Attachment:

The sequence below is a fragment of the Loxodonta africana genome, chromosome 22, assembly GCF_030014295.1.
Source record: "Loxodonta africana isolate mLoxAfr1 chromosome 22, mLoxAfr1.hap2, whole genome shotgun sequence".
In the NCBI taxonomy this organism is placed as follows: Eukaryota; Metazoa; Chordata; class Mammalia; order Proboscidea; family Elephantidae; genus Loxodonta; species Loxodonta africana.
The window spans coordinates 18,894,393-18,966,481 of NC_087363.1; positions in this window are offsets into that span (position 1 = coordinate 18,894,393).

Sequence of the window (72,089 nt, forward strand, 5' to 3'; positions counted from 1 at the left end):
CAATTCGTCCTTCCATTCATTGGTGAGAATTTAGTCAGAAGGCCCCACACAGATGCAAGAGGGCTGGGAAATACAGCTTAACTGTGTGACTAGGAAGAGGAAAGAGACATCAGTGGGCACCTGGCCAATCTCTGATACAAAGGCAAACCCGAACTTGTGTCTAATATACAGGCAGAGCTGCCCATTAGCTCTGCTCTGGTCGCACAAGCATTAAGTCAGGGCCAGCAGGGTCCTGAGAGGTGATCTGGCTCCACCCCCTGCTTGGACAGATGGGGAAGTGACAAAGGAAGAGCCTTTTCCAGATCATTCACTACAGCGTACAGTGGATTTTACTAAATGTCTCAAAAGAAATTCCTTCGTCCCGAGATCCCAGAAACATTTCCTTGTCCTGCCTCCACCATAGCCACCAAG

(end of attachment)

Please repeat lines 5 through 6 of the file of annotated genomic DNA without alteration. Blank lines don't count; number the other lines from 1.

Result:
Sequence of the window (72,089 nt, forward strand, 5' to 3'; positions counted from 1 at the left end):
CAATTCGTCCTTCCATTCATTGGTGAGAATTTAGTCAGAAGGCCCCACACAGATGCAAGAGGGCTGGGAAATACAGCTTAACTGTGTGACTAGGAAGAGGAAAGAGACATCAGTGGGCACCTGGCCAATCTCTGATACAAAGGCAAACCCGAACTTGTGTCTAATATACAGGCAGAGCTGCCCATTAGCTCTGCTCTGGTCGCACAAGCATTAAGTCAGGGCCAGCAGGGTCCTGAGAGGTGATCTGGCTCCACCCCCTGCTTGGACAGATGGGGAAGTGACAAAGGAAGAGCCTTTTCCAGATCATTCACTACAGCGTACAGTGGATTTTACTAAATGTCTCAAAAGAAATTCCTTCGTCCCGAGATCCCAGAAACATTTCCTTGTCCTGCCTCCACCATAGCCACCAAG